Eccentric Orbits is a story rich in larger-than-life characters, including shady Cold War operatives and warrior-like Motorola executives . . . Bloom gives a wonderful sense of what an engineering marvel Iridium was.” —Bethany McLean, Strategy + Business (Best Business Books 2016)

“Highly engaging . . . Check it out.” —Bill Virgin, News Tribune

“A good read.” —Marketplace

“A prize-worthy example of the investigative genre . . . [Eccentric Orbits] has conflict and triumph on a Wagnerian scale . . . John Bloom has achieved in Eccentric Orbits an admirable balance of the human and the technological in what is at heart an age-old tale of one man’s triumph against apparently insuperable odds.” —Martin Vander Weyer, Literary Review

“Riveting . . . I’ve never used the term “tour de force” in a book review before, but if it ever belonged in one, it is this review of Eccentric Orbits.” —Dylan Schleicher, 800-CEO-READ

“An outstanding read . . . [An] inspiring story . . . Highly recommended.” —Robert Poole, Jr., ATC Reform News

“Spellbinding . . . A tireless researcher, Bloom delivers a superlative history . . . A tour de force.” —Kirkus Reviews (starred review)

Eccentric Orbits does for the 1990s birth of the satellite phone industry what Tracy Kidder’s Soul of a New Machine did for the next-generation computer business. It’s a wild story . . . With a deep cast of characters, Eccentric Orbits is like George Lucas’s Star Wars saga—complicated, seemingly never-ending and thrilling . . . Funny, informative, exciting . . . A business book that reads like a thriller complete with heroes, villains, subplots and intrigue . . . A sprawling masterpiece of history and reporting.” —Bruce Jacobs, Shelf Awareness

Eccentric Orbits is a remarkable work. I had known about Iridium but not about its fascinating history. John Bloom’s writing style is attractive and the level of detail is astonishing. This was a page turner for me!” —Vint Cerf, Chief Internet Evangelist, Google

“Interested in giant, head-scratching miscalculations by a great American company? The power of one man to rescue the world’s biggest deployment of low-earth satellites? A place where genius engineering meets a total lack of common sense? Then John Bloom’s book about Motorola’s multibillion-dollar debacle, Iridium, is for you. Eccentric Orbits is both a novelistic thriller and a cautionary tale, a page-turner about a reach for the heavens and a business primer on a near-fatal fall back to the earth.” —Julian Guthrie, author of The Billionaire and the Mechanic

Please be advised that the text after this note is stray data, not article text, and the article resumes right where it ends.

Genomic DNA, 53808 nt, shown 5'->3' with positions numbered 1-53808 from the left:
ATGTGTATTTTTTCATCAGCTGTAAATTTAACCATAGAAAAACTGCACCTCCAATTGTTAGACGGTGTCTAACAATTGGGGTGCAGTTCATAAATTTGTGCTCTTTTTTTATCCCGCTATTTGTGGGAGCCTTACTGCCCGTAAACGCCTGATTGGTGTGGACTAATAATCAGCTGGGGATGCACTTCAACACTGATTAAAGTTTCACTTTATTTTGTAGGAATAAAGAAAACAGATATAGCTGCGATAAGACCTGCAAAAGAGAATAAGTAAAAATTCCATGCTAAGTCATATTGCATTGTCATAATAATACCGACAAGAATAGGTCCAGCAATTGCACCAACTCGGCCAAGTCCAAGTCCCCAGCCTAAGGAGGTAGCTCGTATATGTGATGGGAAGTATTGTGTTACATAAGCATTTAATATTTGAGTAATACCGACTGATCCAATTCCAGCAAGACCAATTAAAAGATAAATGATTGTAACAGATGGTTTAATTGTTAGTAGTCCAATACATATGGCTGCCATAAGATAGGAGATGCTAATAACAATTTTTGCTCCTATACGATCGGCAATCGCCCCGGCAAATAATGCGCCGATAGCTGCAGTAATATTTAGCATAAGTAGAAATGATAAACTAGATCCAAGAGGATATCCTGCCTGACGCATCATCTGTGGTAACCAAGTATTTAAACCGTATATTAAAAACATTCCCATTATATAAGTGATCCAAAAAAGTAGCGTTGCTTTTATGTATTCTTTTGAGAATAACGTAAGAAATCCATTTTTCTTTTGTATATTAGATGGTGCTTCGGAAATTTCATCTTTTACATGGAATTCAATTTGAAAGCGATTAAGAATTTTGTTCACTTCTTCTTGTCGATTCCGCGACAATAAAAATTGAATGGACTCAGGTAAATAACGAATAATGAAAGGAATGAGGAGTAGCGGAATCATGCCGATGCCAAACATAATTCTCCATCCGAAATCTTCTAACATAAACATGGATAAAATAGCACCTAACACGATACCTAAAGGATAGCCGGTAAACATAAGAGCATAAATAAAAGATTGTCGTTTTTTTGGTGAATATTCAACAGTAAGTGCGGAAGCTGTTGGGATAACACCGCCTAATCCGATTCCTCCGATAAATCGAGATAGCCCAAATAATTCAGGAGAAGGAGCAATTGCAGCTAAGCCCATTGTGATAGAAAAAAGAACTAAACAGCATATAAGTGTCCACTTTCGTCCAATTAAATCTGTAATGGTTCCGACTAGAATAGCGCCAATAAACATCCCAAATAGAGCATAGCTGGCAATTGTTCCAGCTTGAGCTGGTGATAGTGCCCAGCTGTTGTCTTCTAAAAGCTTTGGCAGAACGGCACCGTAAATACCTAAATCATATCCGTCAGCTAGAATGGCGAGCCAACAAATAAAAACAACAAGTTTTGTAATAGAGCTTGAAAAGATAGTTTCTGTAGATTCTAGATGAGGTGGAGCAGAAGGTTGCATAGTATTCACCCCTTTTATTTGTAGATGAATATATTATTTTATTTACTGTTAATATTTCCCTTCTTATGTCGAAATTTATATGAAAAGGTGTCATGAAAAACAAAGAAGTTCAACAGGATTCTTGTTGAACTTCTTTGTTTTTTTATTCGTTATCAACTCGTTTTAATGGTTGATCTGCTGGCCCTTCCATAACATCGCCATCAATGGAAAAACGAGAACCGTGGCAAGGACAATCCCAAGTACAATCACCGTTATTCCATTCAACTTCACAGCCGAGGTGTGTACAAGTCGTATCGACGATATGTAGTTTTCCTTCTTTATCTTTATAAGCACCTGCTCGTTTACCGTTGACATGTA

“This book takes readers on an unusual, head-shaking investigative journey ab​out the provocative but little-known history of Iridium, the only phone network that covers anyone, anywhere, in the world—and which almost disappeared in a hell-bent suicidal incineration. Impeccably researched, and in smooth, easy prose, John Bloom interweaves fascinating historical trivia about the space race, satellites, and global communications with detail-filled personality snapshots and cringingly revealing, often disturbingly humorous, insights about the many ways big business can shoot itself in the foot.” —John Brewer, former president and editor-in-chief, New York Times Syndicate and News Service

“John Bloom’s Eccentric Orbits, which tells the story of one of the most ambitious projects in the history of technology, is the most compelling book I have read in a long while. Bloom somehow coaxed the deepest thoughts and darkest secrets out of many satellite engineers, skeptical VCs, business royalty, inner-city tycoons, Italian marketers, Russian rocket launchers, Arabian princes, corporate CEOs, African leaders, Washington insiders, insurance giants, Pentagon brass, government lifers, politicians, and frustrated bankruptcy judges. This is a masterpiece of research and storytelling. If not for Bloom, one of the greatest stories of American ingenuity and bullheadedness would still lie scattered in thousands of documents and the memories of those who lived it.” —Gary Kinder, author of Ship of Gold in the Deep Blue Sea